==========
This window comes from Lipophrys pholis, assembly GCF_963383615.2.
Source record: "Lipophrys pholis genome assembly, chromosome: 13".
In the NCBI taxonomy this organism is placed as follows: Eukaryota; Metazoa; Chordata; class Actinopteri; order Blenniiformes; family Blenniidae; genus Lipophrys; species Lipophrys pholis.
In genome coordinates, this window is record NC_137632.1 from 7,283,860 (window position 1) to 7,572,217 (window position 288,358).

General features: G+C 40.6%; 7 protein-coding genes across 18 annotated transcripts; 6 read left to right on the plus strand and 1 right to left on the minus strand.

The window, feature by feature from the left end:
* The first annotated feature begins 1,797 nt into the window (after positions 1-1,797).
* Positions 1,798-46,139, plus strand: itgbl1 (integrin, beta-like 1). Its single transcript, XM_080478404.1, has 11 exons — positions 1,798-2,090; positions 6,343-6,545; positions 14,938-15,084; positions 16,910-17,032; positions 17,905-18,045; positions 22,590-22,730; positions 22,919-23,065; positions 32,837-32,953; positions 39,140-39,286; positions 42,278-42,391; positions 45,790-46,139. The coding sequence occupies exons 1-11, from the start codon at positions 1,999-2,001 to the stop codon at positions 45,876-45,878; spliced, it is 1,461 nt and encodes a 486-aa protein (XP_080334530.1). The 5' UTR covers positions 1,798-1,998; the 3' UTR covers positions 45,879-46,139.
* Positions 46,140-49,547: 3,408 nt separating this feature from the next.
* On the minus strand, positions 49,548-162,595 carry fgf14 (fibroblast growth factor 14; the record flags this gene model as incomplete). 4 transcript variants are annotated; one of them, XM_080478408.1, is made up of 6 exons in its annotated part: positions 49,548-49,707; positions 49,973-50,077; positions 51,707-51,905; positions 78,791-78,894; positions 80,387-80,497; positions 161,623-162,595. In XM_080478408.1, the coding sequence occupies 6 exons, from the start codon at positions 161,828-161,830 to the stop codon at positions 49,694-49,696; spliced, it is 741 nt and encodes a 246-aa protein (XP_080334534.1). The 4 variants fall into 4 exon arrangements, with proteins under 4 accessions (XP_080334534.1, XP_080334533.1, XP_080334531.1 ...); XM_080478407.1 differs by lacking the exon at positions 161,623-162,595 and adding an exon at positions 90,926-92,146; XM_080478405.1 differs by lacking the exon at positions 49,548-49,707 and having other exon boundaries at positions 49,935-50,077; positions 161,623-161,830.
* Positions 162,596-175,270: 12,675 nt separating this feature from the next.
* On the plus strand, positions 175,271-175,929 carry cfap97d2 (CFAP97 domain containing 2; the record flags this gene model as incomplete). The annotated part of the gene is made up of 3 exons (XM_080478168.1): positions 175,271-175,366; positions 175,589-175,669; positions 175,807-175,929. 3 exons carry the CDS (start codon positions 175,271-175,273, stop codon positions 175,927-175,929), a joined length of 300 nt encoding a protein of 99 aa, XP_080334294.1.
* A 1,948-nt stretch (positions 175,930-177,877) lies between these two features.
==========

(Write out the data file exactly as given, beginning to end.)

This window comes from Lipophrys pholis, assembly GCF_963383615.2.
Source record: "Lipophrys pholis genome assembly, chromosome: 13".
In the NCBI taxonomy this organism is placed as follows: Eukaryota; Metazoa; Chordata; class Actinopteri; order Blenniiformes; family Blenniidae; genus Lipophrys; species Lipophrys pholis.
In genome coordinates, this window is record NC_137632.1 from 7,283,860 (window position 1) to 7,572,217 (window position 288,358).

General features: G+C 40.6%; 7 protein-coding genes across 18 annotated transcripts; 6 read left to right on the plus strand and 1 right to left on the minus strand.

The window, feature by feature from the left end:
* The first annotated feature begins 1,797 nt into the window (after positions 1-1,797).
* Positions 1,798-46,139, plus strand: itgbl1 (integrin, beta-like 1). Its single transcript, XM_080478404.1, has 11 exons — positions 1,798-2,090; positions 6,343-6,545; positions 14,938-15,084; positions 16,910-17,032; positions 17,905-18,045; positions 22,590-22,730; positions 22,919-23,065; positions 32,837-32,953; positions 39,140-39,286; positions 42,278-42,391; positions 45,790-46,139. The coding sequence occupies exons 1-11, from the start codon at positions 1,999-2,001 to the stop codon at positions 45,876-45,878; spliced, it is 1,461 nt and encodes a 486-aa protein (XP_080334530.1). The 5' UTR covers positions 1,798-1,998; the 3' UTR covers positions 45,879-46,139.
* Positions 46,140-49,547: 3,408 nt separating this feature from the next.
* On the minus strand, positions 49,548-162,595 carry fgf14 (fibroblast growth factor 14; the record flags this gene model as incomplete). 4 transcript variants are annotated; one of them, XM_080478408.1, is made up of 6 exons in its annotated part: positions 49,548-49,707; positions 49,973-50,077; positions 51,707-51,905; positions 78,791-78,894; positions 80,387-80,497; positions 161,623-162,595. In XM_080478408.1, the coding sequence occupies 6 exons, from the start codon at positions 161,828-161,830 to the stop codon at positions 49,694-49,696; spliced, it is 741 nt and encodes a 246-aa protein (XP_080334534.1). The 4 variants fall into 4 exon arrangements, with proteins under 4 accessions (XP_080334534.1, XP_080334533.1, XP_080334531.1 ...); XM_080478407.1 differs by lacking the exon at positions 161,623-162,595 and adding an exon at positions 90,926-92,146; XM_080478405.1 differs by lacking the exon at positions 49,548-49,707 and having other exon boundaries at positions 49,935-50,077; positions 161,623-161,830.
* Positions 162,596-175,270: 12,675 nt separating this feature from the next.
* On the plus strand, positions 175,271-175,929 carry cfap97d2 (CFAP97 domain containing 2; the record flags this gene model as incomplete). The annotated part of the gene is made up of 3 exons (XM_080478168.1): positions 175,271-175,366; positions 175,589-175,669; positions 175,807-175,929. 3 exons carry the CDS (start codon positions 175,271-175,273, stop codon positions 175,927-175,929), a joined length of 300 nt encoding a protein of 99 aa, XP_080334294.1.
* A 1,948-nt stretch (positions 175,930-177,877) lies between these two features.